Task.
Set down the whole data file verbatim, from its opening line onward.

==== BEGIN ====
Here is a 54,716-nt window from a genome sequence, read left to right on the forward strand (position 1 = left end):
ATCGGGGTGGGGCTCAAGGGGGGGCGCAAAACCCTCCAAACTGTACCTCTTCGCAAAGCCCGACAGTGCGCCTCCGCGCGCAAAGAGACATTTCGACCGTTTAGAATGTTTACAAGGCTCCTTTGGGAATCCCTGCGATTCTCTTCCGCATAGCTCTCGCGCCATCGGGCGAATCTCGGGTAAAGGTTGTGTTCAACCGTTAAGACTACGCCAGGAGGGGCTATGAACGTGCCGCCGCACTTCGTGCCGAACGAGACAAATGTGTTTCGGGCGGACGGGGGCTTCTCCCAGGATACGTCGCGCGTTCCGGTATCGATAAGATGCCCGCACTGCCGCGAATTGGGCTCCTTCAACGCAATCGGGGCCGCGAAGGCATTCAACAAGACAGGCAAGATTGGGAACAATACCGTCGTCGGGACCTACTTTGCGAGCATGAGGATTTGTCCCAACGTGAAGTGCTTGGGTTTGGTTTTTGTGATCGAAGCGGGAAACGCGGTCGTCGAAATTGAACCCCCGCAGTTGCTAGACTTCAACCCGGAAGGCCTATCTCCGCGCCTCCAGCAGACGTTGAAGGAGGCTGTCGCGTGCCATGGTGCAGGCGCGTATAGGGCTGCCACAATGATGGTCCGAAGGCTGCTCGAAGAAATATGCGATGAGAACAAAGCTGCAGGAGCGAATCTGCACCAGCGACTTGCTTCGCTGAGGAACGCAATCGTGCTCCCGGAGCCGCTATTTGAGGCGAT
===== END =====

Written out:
Here is a 54,716-nt window from a genome sequence, read left to right on the forward strand (position 1 = left end):
ATCGGGGTGGGGCTCAAGGGGGGGCGCAAAACCCTCCAAACTGTACCTCTTCGCAAAGCCCGACAGTGCGCCTCCGCGCGCAAAGAGACATTTCGACCGTTTAGAATGTTTACAAGGCTCCTTTGGGAATCCCTGCGATTCTCTTCCGCATAGCTCTCGCGCCATCGGGCGAATCTCGGGTAAAGGTTGTGTTCAACCGTTAAGACTACGCCAGGAGGGGCTATGAACGTGCCGCCGCACTTCGTGCCGAACGAGACAAATGTGTTTCGGGCGGACGGGGGCTTCTCCCAGGATACGTCGCGCGTTCCGGTATCGATAAGATGCCCGCACTGCCGCGAATTGGGCTCCTTCAACGCAATCGGGGCCGCGAAGGCATTCAACAAGACAGGCAAGATTGGGAACAATACCGTCGTCGGGACCTACTTTGCGAGCATGAGGATTTGTCCCAACGTGAAGTGCTTGGGTTTGGTTTTTGTGATCGAAGCGGGAAACGCGGTCGTCGAAATTGAACCCCCGCAGTTGCTAGACTTCAACCCGGAAGGCCTATCTCCGCGCCTCCAGCAGACGTTGAAGGAGGCTGTCGCGTGCCATGGTGCAGGCGCGTATAGGGCTGCCACAATGATGGTCCGAAGGCTGCTCGAAGAAATATGCGATGAGAACAAAGCTGCAGGAGCGAATCTGCACCAGCGACTTGCTTCGCTGAGGAACGCAATCGTGCTCCCGGAGCCGCTATTTGAGGCGAT